Greenbelt blog: day 3
You are in:surefish > culture > Greenbelt 06
Date: August, 2006
Philip Purser-Hallard isn’t at Greenbelt for its final day. So this is the blog he would have written had he been here. If you see what I mean…
Hello? (Tap, tap.) Is this thing on?
Today’s Greenbelt blog is, as it were, pre-recorded. I can’t be at the festival for most of Monday, thanks to a very dear friend who’s most inconsiderately chosen that day to be joined in holy matrimony with the man she loves.
So I’ll be getting up hideously early in order to shower, dress in my wedding outfit (carefully kept mud-free) and drive to the ceremony – only returning to Cheltenham in the evening, too late for what would be (if, obviously, I didn’t love my friends unconditionally and without any trace of annoyance or regret) some extremely tempting events.
This, then, is the blog of what I won’t be doing at Greenbelt on Monday.
At 10am – the time when I really should be arriving at the church and finding a pew for the ceremony – the high-profile peace activist Norman Kember (who read the extract from the book of Exodus at Sunday’s communion service) is being interviewed by Lucy Winkett.
How to write
Admittedly to go to this I’d have to have missed Simon Morden’s second session in the Bookshop, on How to Write: What Makes a Good Story, but I think the numbers for that seminar are limited anyway, so that would probably have been all right.
At 11:15 – roughly when I’ll expect to be watching the happy couple exchanging vows – the up-and-coming theologian and philosopher Pete Rollins is giving a talk with the fantastic title The Fidelity of Betrayal: What Would Judas Do?, based on the premise that in order to be genuinely true to Christianity we must first betray it.
I heard Rollins speak for the first time last year, when I found his idiosyncratic, strongly thought-through blend of mysticism, heresy and apophatic theology profoundly inspiring. He argued then that Christians must also be ‘a/theists’, acknowledging that our limited and limiting ideas of ‘God’ do not reflect reality.
Fortunately, his equally excellent worship group Ikon is running a service (entitled Fundamentalism: Because We Know We’re Right), which – God and the Greenbelt queuing system willing – I’ll have been able to get to on the Sunday.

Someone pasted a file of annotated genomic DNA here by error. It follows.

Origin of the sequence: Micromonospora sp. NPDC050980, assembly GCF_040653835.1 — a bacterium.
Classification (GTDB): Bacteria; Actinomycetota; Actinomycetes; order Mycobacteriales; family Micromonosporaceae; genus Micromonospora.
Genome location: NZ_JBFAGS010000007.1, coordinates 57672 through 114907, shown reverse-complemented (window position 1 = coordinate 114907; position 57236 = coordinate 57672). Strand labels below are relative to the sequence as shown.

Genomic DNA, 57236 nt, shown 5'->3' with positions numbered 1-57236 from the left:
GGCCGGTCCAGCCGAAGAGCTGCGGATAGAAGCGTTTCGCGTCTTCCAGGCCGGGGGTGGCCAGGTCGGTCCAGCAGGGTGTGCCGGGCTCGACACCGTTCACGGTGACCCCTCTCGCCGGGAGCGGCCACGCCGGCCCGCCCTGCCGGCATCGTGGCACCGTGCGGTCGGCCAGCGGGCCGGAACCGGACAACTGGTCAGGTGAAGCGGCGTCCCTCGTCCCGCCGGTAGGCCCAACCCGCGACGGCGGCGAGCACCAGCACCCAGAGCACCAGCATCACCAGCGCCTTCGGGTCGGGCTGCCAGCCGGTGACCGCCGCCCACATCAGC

At 3:15pm – when we wedding guests will be vacating the tables and preparing for some kind of entertainment (or I suppose, if we’re really unlucky, still listening to the speeches) – Dave Tomlinson, the author of the seminal Greenbelt text The Post-Evangelical, is speaking on Gut Level Religion and ‘the healing wisdom of the twenty-third psalm’.
And at 4 – when I really ought to be thinking of making my goodbyes and finding my way back to Cheltenham – the alt-worship group from Journey Metropolitan Community Church is leading a superhero-themed worship session, I Need a Hero!, which sounds like just the sort of blend of playfulness and prayerfulness that I’d appreciate.
I may or may not be back in time for the annual Festival Feedback Session at 5:15pm (by which time, in any case, the bride and groom will have disappeared en route to their honeymoon), but I will, with luck, be at the Breath service run by Foundation, the Bristol-based alternative-worship group whose services I attend when I manage simultaneously to have the time and the inclination.
After that, who knows? There’s a rock band called Titus who look quite fun, or a panel discussion on Christianity and psychology, The Mind of God.
Alternatively I might track down one of the remaining comedy sessions, or do some last-minute worship before heading back to everyday life.
I don’t need to choose yet, after all.